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Five Things: A Beautiful Scheme


It's no callow conspiracy. It's an epidemic of willful dumbness spawned by the Age of Self-Evidence.

1. A Beautiful Scheme

Bad Real Estate Bets May Lead More Local Banks to Fail
- USA Today, April 9, 2009, "How Big Gambles Took Down Small Banks"

That's the grim headline screaming across the top of the USA Today Money section. So far this year, 21 banks have failed, and the Federal Deposit Insurance Corp. is "keeping an eye on" at least 250 more "problem institutions" it believes are at risk of collapsing.

Making the list of FDIC "problem institutions" is a bit like having your photograph quietly circulated among Atlantic City casinos for getting caught palming chips at the craps table. The FDIC, like casinos, demonstrably has a high tolerance for cheating, but this is key: it must be the right kind of cheating. Palming chips is a clumsy and embarrassing way to get banned from a casino, an act that reeks of reckless desperation. Which is why it's so hated. No one likes a dishonest cheater.

And that brings us back to the FDIC. Earlier this week NY Times writer Andrew Sorkin reported that the FDIC is going to be insuring 85% of the debt - funneled through the Treasury - that "private" investors will use to acquire assets via the Public-Private Investment Program, or PPIP.

Although this is way beyond the scope and charter of the FDIC, certainly well above the provision that limits the FDIC to insuring no more than $30 billion, it's okay, we're told, because the FDIC can pretty much do whatever the hell it wants if the Treasury Secretary thinks it is necessary. Which he does.

It this sounds complex, don't worry... It's not. The nut of the thing is this: The FDIC, which was forced in March to raise fees to bolster its $15.7 billion bank insurance fund, and despite an increasing list of at-risk banks with deposits it will likely be be forced to cover, is being used to "guarantee" loans to investors.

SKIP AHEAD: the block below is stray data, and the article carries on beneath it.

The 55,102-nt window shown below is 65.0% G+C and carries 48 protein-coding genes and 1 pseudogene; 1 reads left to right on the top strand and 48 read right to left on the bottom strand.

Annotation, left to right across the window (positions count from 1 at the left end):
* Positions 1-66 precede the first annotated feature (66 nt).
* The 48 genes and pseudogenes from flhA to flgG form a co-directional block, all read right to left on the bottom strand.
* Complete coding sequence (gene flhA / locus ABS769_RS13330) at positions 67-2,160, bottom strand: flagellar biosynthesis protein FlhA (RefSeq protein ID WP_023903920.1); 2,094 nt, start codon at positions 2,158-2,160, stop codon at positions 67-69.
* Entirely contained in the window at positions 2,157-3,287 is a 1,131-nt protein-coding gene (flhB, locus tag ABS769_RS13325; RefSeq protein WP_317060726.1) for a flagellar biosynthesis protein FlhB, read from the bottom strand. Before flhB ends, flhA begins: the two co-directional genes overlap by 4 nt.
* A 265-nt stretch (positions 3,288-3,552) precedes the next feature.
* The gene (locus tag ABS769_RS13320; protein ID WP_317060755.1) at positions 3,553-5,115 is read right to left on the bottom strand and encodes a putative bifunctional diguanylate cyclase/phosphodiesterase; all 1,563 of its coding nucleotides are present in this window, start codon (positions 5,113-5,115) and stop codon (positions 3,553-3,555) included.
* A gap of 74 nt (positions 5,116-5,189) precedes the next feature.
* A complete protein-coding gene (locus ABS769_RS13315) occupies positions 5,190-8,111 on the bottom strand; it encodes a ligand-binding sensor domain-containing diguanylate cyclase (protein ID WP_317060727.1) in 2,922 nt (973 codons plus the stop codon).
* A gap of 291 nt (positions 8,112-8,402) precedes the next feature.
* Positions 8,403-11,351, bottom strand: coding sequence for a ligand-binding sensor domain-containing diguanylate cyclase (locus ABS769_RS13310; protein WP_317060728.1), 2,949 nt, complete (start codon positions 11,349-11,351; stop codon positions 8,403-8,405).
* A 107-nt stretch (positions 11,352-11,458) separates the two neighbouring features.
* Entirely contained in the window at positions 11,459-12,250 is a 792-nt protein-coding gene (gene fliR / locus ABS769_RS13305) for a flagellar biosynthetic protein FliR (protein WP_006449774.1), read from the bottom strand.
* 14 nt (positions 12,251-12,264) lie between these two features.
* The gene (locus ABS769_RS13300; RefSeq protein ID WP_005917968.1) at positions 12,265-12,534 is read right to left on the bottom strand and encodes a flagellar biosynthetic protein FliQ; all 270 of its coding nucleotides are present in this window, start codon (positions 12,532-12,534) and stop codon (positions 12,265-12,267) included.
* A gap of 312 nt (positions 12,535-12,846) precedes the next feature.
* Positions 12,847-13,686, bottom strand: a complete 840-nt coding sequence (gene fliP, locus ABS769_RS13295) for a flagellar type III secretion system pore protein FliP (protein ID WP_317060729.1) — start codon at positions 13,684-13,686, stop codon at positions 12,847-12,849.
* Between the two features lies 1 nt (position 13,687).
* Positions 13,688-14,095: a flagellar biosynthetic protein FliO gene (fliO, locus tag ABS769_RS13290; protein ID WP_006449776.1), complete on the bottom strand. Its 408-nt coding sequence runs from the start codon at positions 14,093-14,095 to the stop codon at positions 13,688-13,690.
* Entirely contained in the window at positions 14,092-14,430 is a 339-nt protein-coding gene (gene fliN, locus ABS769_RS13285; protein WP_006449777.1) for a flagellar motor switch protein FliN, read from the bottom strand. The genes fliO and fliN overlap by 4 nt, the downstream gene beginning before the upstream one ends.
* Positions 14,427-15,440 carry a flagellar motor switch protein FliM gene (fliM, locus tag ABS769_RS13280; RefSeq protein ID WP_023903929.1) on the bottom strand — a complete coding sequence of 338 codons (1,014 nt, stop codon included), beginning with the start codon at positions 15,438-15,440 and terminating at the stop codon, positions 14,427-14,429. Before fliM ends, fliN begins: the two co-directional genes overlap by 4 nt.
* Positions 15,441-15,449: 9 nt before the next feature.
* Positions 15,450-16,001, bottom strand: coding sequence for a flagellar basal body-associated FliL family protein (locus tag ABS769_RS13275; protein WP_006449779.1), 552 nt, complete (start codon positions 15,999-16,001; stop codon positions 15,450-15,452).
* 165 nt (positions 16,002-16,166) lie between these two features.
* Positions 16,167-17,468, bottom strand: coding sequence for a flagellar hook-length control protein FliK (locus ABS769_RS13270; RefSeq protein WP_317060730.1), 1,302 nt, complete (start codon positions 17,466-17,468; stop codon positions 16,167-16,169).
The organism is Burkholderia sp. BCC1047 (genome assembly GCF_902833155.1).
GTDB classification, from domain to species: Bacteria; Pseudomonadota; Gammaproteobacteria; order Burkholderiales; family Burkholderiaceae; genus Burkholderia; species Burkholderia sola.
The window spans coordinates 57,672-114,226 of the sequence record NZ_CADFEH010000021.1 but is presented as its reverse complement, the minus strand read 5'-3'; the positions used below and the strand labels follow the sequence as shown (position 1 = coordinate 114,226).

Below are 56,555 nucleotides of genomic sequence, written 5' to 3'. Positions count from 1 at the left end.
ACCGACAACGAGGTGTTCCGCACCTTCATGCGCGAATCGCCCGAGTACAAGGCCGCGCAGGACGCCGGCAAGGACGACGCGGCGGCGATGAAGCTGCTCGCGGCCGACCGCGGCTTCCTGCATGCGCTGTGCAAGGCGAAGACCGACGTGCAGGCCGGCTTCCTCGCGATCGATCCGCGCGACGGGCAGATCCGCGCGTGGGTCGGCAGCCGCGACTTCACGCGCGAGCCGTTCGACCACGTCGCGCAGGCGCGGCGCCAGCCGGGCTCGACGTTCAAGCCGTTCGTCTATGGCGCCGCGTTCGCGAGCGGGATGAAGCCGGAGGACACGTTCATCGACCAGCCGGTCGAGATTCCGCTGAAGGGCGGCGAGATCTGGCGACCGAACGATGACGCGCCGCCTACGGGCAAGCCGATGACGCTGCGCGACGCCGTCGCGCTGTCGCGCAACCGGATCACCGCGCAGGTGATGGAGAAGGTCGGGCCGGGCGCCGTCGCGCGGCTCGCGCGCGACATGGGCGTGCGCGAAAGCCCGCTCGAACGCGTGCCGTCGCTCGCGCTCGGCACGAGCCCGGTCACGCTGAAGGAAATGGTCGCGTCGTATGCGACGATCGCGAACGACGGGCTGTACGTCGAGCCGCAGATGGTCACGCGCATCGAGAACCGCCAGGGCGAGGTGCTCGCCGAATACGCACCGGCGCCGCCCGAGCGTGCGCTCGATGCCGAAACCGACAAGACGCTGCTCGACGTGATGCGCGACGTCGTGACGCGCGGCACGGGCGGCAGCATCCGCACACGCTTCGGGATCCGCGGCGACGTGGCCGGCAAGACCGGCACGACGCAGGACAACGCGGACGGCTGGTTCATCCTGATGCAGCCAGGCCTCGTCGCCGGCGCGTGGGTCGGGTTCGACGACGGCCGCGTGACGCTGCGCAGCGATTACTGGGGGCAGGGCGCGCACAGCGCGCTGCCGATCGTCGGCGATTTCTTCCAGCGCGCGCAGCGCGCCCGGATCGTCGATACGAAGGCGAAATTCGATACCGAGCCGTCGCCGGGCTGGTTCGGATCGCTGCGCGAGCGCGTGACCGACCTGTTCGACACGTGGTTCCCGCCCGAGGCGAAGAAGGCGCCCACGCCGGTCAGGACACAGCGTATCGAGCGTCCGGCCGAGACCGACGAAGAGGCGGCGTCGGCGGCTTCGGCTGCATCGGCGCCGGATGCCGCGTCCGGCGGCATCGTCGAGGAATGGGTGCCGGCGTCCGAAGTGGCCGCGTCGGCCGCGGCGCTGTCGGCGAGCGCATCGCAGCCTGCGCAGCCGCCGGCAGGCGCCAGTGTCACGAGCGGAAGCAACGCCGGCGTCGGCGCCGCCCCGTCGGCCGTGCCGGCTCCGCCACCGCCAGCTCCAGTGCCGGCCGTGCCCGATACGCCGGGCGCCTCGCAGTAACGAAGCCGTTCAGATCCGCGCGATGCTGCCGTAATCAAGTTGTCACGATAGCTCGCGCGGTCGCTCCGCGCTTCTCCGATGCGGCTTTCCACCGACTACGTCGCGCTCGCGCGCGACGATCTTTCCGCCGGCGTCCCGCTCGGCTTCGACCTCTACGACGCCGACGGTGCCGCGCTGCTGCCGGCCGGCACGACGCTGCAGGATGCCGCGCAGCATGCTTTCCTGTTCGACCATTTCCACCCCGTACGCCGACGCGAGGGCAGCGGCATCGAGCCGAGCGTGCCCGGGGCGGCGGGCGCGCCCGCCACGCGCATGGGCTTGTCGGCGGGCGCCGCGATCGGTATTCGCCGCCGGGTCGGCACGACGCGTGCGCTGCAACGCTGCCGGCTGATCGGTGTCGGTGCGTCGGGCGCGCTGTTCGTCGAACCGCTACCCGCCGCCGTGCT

Why? That also isn't very complex. The FDIC has effectively been hijacked by Wall Street to protect banks, shoving the FDIC's original mission -- to protect depositors -- a notch or 2 down the financial food chain.

Naturally, the FDIC "projects no losses" on these loans, as Sorkin reported in his original article. Because if they did, they wouldn't be able to insure them in the first place.

So what happens if, for some unexpected reason, the loans do show some losses? Good question. And if you think about it for a moment, you can begin to see precisely why the FDIC is being used in this way: Congress won't authorize $1 trillion dollars in loan guarantees to finance the PPIP, because that would be a direct ripoff, and people would get upset. Seats would be lost.

But, if the FDIC guarantees the loans, and makes a mistake, well... We have to save the FDIC - they guarantee all our deposits.

It's a beautiful scheme. Indeed, in the most perverse way imaginable, it's the kind of scheme Americans can be proud of.

2. What Is the FDIC?

According to its charter, it is this:

"The Federal Deposit Insurance Corporation (FDIC) is an independent agency created by the Congress that maintains the stability and public confidence in the nation's financial system by insuring deposits, examining and supervising financial institutions, and managing receiverships."

3. ... And Therein Lies the Problem

Nassim Taleb, author of Fooled by Randomness and The Black Swan, earlier this week penned a list of Ten Principles for a Black Swan-proof World for the Financial Times. The one I'm most interested in is number 7: "Only Ponzi schemes should depend on confidence." Unfortunately, that's in direct opposition to the FDIC's mission.

All of this is insanity, of course. And deep down we know it. Which is why one day, maybe as soon as 10 or 15 years from now, people will look back in astonishment and with wild-eyed wonder at the depraved charades we created - all for the express purpose of hiding from ourselves the magnitude of systemic looting we are engaged in. It's not a callow conspiracy. It's a viral infection of willful dumbness spawned by the Age of Self-Evidence.
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